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Asian Glossy Starling - BirdForum Opus

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Alternative names: Philippine Glossy Starling; Indonesian Tree Starling; Bornean Starling

Photo by rizal2003
Kuala Lumpur, Malaysia, October 2004
Aplonis panayensis


20cm (7¾ in). A medium-sized starling with bristly forehead feathers and lanceolate throat feathers.

  • Black plumage with greenish to oily gloss (lowermost underparts are matt black)
  • Small black mask on lores and around eye
  • Red eye
  • Black bill and legs

Sexes similar.
Juveniles have bold dark streaks over a greyish-brown dull white body.


The subspecies differ in bill size and colour of gloss.


Found from northeast India to Bangladesh along the coast of Burma to south Thailand, Malaysia, Sumatra, Borneo, Java, Bali, parts of Sulawesi, the Philippines.

Common and widespread.


A. panayensis; year-round
Maps/Texts consulted2

Photo by Joe Pan
Kinabatangan District, Sabah, Malaysia, May 2007



Photo by jweeyh
Singapore, May 2017

There are 14 subspecies[1]:

  • A. p. affinis:
  • A. p. strigata:
  • A. p. tytleri:
  • A. p. albiris:
  • Great and Central Nicobar Islands
  • A. p. heterochlora:
  • Anambas and Natuna islands (off Borneo)
  • A. p. eustathis:
  • Eastern Borneo
  • A. p. alipodis:
  • Panjang, Maratau and Derawan islands (off eastern Borneo)
  • A. p. panayensis:
  • A. p. sanghirensis:
  • Talaud, Sangihe, Siau, Tahjlandang, Ruang, and Biaro islands
  • A. p. enganensis:
  • Enggano Island (off southern Sumatra)
  • A. p. altirostris:
  • Simuelue, Banyan and Nias islands (off western Sumatra)
  • A. p. leptorrhyncha:
  • Batu Island (off western Sumatra)
  • A. p. pachistorhina:
  • Mentawi Islands (off western Sumatra)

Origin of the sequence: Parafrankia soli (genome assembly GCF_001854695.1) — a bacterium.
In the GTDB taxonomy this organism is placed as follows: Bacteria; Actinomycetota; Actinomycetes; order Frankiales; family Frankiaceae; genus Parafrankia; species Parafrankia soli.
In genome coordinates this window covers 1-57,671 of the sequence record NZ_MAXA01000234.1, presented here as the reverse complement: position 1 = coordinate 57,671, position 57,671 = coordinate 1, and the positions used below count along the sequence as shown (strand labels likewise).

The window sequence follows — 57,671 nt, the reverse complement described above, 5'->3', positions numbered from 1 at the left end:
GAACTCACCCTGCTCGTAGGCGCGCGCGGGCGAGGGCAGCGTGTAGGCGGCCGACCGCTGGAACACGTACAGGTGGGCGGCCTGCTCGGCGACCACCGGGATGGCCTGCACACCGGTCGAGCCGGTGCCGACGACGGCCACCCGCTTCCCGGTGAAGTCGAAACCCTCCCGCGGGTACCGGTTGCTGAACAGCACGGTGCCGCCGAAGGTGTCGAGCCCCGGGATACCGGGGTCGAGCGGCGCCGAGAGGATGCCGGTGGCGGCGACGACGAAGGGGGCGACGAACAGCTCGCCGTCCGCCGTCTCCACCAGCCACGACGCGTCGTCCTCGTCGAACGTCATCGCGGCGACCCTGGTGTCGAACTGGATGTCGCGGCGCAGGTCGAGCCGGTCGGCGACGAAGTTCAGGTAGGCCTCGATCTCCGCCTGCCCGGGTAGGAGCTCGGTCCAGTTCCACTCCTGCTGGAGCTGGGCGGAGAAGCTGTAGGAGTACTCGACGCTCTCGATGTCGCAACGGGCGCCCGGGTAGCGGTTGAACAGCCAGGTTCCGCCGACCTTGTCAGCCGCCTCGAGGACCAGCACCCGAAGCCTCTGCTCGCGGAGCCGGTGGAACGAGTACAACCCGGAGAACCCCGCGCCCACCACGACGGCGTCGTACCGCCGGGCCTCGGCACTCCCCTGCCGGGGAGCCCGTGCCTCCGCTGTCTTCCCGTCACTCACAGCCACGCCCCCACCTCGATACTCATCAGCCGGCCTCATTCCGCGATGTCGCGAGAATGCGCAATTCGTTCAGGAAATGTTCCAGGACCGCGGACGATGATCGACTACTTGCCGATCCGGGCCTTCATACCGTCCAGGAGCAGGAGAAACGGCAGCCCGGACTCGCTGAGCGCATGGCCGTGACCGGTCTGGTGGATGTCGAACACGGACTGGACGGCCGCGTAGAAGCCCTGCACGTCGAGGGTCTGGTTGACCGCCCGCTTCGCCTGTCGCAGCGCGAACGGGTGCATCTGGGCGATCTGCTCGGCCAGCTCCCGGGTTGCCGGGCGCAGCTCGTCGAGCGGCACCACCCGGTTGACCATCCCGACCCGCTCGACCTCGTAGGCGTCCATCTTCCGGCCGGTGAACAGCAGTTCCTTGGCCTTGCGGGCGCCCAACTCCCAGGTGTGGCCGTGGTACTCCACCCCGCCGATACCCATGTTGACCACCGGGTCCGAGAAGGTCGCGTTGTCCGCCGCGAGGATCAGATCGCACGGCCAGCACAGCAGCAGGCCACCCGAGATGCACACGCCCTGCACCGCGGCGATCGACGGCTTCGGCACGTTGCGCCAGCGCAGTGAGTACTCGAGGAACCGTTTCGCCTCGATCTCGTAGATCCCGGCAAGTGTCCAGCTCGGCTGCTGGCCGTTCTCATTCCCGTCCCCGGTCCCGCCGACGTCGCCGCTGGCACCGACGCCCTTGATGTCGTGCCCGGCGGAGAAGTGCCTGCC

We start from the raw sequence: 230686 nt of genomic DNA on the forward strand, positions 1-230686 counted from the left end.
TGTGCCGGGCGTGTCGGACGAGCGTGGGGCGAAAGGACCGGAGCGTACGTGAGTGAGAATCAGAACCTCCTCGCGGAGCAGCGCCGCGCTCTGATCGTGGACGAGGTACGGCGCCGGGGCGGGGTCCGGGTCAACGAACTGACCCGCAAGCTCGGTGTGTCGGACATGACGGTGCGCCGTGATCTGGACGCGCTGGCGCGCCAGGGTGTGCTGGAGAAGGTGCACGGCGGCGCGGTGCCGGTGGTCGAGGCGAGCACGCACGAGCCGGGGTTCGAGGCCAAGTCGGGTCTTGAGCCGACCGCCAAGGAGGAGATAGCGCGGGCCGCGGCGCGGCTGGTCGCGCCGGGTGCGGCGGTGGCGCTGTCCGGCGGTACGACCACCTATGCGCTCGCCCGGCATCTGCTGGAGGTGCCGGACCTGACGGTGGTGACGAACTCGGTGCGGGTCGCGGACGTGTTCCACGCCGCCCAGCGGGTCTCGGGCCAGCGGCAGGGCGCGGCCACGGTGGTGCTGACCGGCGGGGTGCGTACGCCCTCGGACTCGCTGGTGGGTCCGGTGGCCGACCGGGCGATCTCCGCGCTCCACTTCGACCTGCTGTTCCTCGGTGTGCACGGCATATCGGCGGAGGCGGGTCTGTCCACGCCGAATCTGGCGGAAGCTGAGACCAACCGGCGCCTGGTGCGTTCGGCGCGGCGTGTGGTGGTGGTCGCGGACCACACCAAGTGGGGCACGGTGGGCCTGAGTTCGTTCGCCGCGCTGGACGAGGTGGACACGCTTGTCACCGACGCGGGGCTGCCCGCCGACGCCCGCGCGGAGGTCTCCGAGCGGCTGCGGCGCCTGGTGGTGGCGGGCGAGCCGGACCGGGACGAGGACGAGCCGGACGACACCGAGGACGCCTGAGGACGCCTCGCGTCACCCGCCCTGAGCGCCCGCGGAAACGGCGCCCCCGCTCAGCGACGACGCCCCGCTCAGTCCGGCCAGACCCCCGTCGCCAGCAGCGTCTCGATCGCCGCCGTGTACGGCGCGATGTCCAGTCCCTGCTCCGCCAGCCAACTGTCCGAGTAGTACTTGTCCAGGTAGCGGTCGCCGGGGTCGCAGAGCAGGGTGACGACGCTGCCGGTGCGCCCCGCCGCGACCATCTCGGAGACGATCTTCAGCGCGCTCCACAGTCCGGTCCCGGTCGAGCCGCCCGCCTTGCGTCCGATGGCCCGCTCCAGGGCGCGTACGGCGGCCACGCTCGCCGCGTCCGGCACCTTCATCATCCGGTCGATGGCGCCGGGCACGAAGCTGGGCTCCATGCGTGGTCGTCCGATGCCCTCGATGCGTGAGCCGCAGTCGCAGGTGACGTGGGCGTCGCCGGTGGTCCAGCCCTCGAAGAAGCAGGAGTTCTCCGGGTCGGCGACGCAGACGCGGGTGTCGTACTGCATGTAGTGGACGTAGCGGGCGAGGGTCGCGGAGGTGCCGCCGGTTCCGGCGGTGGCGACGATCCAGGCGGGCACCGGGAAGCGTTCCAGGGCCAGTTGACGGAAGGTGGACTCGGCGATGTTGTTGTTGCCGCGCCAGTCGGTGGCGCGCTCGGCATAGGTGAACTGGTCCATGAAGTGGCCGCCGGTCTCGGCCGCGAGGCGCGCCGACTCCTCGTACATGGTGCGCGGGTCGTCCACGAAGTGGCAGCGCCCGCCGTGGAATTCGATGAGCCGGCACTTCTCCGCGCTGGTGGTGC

• A. p. gusti:

leptorrhyncha is not accepted by all authorities[2]


Moist lowland forests, mangrove forests, open country, farms, plantations and gardens. Occurs generally below 700m.



The diet includes mainly soft fruits (papaya, banana, mango, figs) but may also take nectar, insects, spiders and snails.
Highly gregarious, feeds mainly in flocks.


They nest in tree holes, palm tree crowns and thickets of epiphytic ferns. When a hole is used, little nesting material is used; otherwise, the nest is built using grass and items of rubbish, such as paper. Three eggs (blue, spotted dark brown) are laid at any time of the year, peaking March-June.


Mostly a resident species with some local movements.


  1. Clements, J. F., T. S. Schulenberg, M. J. Iliff, D. Roberson, T. A. Fredericks, B. L. Sullivan, and C. L. Wood. 2016. The eBird/Clements checklist of birds of the world: v2016, with updates to August 2016. Downloaded from http://www.birds.cornell.edu/clementschecklist/download/
  2. Del Hoyo, J, A Elliott, and D Christie, eds. 2009. Handbook of the Birds of the World. Volume 14: Bush-shrikes to Old World Sparrows. Barcelona: Lynx Edicions. ISBN 978-8496553507
  3. Avibase
  4. BF Member observations

Recommended Citation

External Links

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